Productive Group Work
Defining Positive Interdependence:
To create positive interdependence within groups,
the group task must be designed so that the participation of every
member is necessary to its completion, and students must clearly
understand their interdependence in accomplishing the task. The task
should also capitalize on the variation among group members so that
individual strengths can be tapped. Johnson and Johnson (1994) observed
that interdependence may be accomplished in the following four ways:
- Goals can be made interdependent by assigning a task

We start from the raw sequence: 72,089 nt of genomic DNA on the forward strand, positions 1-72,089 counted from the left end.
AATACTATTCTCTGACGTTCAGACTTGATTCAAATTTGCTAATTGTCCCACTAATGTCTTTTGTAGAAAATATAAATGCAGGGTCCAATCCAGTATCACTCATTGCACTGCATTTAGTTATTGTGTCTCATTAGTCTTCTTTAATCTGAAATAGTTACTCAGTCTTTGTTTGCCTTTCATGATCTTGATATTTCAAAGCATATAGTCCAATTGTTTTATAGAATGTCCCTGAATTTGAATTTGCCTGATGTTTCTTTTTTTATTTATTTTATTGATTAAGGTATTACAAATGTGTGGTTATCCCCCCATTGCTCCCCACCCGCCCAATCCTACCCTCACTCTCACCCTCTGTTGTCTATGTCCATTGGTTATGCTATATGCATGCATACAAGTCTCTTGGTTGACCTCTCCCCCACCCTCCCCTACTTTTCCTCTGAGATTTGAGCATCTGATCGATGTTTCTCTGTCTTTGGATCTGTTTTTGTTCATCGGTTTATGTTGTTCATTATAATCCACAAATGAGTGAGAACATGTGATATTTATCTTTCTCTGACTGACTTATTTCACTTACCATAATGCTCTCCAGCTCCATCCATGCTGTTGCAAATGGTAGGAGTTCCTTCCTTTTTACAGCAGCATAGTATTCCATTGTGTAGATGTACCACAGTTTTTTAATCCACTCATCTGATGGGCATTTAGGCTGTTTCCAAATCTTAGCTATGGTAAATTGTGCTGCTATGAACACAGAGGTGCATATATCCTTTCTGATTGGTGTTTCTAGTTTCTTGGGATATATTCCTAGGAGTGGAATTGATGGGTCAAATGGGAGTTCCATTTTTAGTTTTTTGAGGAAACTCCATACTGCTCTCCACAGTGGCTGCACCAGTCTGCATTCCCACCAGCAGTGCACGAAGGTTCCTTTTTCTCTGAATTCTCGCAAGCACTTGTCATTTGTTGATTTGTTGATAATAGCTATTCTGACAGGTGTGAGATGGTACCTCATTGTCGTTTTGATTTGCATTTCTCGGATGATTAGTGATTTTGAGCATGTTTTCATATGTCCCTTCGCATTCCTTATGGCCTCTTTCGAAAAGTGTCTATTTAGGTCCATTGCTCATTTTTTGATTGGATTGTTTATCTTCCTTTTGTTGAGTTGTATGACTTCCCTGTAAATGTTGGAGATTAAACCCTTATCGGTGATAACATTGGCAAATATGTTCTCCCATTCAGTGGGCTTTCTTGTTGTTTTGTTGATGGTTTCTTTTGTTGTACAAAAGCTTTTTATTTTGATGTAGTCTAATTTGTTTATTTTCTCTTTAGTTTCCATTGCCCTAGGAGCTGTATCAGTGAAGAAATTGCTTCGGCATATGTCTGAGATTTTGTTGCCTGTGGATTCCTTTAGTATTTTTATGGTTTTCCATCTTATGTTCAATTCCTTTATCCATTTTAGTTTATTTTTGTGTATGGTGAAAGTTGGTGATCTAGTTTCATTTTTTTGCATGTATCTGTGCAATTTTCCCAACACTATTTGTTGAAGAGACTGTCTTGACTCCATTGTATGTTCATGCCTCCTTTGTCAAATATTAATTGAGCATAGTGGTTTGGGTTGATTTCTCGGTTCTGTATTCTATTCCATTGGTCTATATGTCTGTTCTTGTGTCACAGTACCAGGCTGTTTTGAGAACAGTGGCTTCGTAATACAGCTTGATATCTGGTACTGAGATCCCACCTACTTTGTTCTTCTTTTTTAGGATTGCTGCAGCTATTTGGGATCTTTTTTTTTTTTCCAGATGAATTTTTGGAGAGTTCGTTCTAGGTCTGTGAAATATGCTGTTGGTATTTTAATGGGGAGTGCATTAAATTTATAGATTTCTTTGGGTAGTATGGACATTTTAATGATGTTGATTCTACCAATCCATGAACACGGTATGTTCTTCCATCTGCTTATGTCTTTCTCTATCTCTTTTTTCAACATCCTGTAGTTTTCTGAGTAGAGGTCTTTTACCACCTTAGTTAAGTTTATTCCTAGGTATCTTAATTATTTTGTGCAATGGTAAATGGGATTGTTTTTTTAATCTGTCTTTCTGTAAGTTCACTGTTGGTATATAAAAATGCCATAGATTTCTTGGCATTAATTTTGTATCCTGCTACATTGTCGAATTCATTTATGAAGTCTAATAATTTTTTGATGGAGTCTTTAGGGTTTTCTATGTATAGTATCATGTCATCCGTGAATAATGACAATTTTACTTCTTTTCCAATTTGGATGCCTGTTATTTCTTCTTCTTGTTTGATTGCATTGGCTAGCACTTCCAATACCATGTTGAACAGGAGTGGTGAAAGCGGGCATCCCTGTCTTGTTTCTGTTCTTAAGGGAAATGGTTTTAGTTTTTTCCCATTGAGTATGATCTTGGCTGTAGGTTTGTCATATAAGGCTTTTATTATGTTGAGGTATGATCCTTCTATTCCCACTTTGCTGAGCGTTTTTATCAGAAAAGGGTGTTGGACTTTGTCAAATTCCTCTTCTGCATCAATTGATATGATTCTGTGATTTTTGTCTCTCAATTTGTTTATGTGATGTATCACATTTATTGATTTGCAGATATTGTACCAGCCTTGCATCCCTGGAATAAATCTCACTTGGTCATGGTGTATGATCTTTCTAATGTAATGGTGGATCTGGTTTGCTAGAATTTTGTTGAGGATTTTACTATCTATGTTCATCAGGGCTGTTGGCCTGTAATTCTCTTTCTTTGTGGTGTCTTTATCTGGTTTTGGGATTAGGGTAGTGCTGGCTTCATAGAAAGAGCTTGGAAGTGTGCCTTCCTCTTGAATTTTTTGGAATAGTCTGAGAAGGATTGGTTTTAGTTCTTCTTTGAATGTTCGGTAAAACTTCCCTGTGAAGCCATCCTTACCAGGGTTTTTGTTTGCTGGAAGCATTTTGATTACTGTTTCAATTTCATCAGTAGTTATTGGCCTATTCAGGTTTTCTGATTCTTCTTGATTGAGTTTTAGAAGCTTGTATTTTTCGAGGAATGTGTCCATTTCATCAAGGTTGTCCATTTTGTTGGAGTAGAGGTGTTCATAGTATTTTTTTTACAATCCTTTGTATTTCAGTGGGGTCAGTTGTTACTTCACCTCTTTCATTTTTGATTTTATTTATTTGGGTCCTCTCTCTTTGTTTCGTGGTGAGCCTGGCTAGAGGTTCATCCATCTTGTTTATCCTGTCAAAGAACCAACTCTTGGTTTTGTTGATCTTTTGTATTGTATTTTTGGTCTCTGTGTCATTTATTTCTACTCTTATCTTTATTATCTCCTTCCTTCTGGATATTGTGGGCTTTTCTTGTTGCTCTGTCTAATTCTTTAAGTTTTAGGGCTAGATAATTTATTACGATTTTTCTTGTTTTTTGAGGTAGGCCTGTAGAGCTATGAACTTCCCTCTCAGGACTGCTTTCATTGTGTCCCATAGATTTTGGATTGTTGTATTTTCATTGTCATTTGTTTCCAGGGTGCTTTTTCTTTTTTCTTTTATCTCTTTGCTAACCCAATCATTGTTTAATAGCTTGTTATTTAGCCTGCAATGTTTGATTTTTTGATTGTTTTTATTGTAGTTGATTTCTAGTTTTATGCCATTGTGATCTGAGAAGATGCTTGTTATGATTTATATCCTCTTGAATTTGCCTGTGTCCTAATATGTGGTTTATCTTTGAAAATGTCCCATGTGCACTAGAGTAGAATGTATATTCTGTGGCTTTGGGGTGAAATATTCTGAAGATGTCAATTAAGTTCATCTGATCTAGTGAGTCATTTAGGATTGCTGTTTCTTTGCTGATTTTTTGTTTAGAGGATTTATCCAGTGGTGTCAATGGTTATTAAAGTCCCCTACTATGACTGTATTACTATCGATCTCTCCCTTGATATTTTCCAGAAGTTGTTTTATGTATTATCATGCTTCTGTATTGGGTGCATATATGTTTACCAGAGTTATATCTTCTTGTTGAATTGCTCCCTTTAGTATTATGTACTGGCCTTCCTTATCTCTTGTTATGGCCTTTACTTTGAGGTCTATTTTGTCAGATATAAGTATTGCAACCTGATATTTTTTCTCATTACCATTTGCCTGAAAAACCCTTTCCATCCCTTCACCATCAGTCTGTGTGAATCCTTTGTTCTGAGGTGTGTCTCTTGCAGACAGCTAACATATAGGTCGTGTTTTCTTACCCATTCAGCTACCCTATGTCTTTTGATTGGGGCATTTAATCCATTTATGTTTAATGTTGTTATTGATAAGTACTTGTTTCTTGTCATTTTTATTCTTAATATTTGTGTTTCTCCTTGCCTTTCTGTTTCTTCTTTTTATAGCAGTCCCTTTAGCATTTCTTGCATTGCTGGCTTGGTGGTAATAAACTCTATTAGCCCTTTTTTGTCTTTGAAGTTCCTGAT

that requires each member to contribute for the group to be successful.
In other words, they sink or swim together.
- Resources can be distributed to ensure each group
member has a unique piece of information essential for completing a
task, and no one can complete the task alone or without each member's
- Rewards are excellent motivators for interdependence
when given both for individual contribution to the group task and for
the overall group effort and result. Group members then know they have a
stake in each other's learning and their own.
- Roles can be assigned to give each group member a
distinct way to participate in the group's work. Each member's job
should be necessary to completing the task. Some common roles are
recorder, materials manager, encourager, and reporter.